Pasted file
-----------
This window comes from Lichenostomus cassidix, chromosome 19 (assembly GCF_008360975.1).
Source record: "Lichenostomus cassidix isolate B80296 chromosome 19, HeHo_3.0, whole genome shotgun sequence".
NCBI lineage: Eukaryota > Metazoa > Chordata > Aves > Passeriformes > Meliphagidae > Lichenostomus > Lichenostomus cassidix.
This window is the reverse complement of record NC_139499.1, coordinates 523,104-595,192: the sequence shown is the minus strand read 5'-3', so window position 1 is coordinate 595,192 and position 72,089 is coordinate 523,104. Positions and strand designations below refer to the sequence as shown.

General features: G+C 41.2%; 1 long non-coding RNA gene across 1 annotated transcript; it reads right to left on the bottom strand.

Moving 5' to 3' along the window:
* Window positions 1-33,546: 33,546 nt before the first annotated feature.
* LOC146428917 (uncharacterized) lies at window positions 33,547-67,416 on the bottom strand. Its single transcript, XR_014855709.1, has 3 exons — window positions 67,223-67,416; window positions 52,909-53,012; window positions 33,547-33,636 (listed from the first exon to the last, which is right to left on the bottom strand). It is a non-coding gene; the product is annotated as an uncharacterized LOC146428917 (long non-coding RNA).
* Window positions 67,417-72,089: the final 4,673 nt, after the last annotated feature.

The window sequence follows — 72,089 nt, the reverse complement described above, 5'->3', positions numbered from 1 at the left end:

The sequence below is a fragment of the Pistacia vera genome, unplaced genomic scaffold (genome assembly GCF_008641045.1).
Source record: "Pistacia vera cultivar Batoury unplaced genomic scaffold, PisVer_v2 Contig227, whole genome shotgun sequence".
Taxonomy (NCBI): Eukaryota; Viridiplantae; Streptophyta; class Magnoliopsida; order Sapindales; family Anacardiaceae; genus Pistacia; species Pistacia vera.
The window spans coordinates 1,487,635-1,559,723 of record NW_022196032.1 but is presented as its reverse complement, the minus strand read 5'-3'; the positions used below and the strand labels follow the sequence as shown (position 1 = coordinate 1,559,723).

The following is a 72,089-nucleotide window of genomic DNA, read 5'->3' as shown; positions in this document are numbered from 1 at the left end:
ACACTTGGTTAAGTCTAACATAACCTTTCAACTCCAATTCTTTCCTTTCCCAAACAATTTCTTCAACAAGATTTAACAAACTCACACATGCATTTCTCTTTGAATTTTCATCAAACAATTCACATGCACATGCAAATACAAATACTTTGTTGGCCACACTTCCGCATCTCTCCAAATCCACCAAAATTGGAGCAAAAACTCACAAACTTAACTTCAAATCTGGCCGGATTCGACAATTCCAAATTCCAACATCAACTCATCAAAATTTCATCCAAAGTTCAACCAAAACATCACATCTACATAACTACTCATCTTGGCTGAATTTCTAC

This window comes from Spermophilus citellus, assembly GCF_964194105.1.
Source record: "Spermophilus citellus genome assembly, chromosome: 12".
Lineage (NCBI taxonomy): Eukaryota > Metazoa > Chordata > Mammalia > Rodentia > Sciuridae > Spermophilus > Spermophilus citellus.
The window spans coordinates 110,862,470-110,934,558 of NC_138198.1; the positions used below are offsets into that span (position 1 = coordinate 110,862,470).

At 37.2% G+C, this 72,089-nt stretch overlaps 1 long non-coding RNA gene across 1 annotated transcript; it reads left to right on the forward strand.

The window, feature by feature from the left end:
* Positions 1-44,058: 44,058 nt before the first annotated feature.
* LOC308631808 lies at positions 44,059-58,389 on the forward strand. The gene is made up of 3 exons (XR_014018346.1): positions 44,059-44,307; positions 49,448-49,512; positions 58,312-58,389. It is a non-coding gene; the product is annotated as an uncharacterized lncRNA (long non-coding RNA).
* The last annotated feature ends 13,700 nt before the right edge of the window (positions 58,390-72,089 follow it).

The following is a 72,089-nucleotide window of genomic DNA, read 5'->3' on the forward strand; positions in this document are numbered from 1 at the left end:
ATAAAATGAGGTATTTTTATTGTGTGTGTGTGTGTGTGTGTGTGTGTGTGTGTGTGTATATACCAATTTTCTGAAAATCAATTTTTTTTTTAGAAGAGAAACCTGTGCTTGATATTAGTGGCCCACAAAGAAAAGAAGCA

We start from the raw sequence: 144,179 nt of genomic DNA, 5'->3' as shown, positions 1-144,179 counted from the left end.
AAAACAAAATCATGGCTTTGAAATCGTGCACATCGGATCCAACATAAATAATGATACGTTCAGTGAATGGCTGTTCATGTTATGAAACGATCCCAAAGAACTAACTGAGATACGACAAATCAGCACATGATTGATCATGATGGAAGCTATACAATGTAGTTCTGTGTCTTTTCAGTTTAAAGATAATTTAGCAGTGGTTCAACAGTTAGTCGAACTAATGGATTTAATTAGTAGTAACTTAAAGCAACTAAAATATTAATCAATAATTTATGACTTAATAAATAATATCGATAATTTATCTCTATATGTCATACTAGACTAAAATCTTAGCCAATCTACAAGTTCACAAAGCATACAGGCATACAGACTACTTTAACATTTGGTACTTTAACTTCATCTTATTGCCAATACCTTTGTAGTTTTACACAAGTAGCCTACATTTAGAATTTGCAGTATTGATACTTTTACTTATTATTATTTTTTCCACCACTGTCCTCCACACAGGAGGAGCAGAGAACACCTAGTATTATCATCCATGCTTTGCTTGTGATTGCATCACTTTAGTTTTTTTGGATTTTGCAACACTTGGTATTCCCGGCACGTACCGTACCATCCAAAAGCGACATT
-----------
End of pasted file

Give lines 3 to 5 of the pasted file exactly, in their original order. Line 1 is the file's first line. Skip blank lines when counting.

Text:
NCBI lineage: Eukaryota > Metazoa > Chordata > Aves > Passeriformes > Meliphagidae > Lichenostomus > Lichenostomus cassidix.
This window is the reverse complement of record NC_139499.1, coordinates 523,104-595,192: the sequence shown is the minus strand read 5'-3', so window position 1 is coordinate 595,192 and position 72,089 is coordinate 523,104. Positions and strand designations below refer to the sequence as shown.

General features: G+C 41.2%; 1 long non-coding RNA gene across 1 annotated transcript; it reads right to left on the bottom strand.